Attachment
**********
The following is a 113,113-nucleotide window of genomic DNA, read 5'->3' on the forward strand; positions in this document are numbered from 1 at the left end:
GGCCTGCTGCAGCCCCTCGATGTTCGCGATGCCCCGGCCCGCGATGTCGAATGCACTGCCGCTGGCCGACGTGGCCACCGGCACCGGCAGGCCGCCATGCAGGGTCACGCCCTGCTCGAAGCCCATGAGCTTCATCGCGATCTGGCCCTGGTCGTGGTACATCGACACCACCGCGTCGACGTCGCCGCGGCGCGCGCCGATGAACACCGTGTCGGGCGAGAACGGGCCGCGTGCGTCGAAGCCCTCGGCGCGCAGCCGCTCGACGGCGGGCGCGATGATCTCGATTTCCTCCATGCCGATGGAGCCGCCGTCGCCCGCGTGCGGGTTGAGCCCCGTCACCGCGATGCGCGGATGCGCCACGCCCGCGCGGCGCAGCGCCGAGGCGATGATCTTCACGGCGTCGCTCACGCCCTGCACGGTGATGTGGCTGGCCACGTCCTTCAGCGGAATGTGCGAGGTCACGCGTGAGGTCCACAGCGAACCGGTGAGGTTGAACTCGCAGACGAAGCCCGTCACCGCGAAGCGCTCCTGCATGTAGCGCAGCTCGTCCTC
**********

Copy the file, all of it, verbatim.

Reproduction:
The following is a 113,113-nucleotide window of genomic DNA, read 5'->3' on the forward strand; positions in this document are numbered from 1 at the left end:
GGCCTGCTGCAGCCCCTCGATGTTCGCGATGCCCCGGCCCGCGATGTCGAATGCACTGCCGCTGGCCGACGTGGCCACCGGCACCGGCAGGCCGCCATGCAGGGTCACGCCCTGCTCGAAGCCCATGAGCTTCATCGCGATCTGGCCCTGGTCGTGGTACATCGACACCACCGCGTCGACGTCGCCGCGGCGCGCGCCGATGAACACCGTGTCGGGCGAGAACGGGCCGCGTGCGTCGAAGCCCTCGGCGCGCAGCCGCTCGACGGCGGGCGCGATGATCTCGATTTCCTCCATGCCGATGGAGCCGCCGTCGCCCGCGTGCGGGTTGAGCCCCGTCACCGCGATGCGCGGATGCGCCACGCCCGCGCGGCGCAGCGCCGAGGCGATGATCTTCACGGCGTCGCTCACGCCCTGCACGGTGATGTGGCTGGCCACGTCCTTCAGCGGAATGTGCGAGGTCACGCGTGAGGTCCACAGCGAACCGGTGAGGTTGAACTCGCAGACGAAGCCCGTCACCGCGAAGCGCTCCTGCATGTAGCGCAGCTCGTCCTC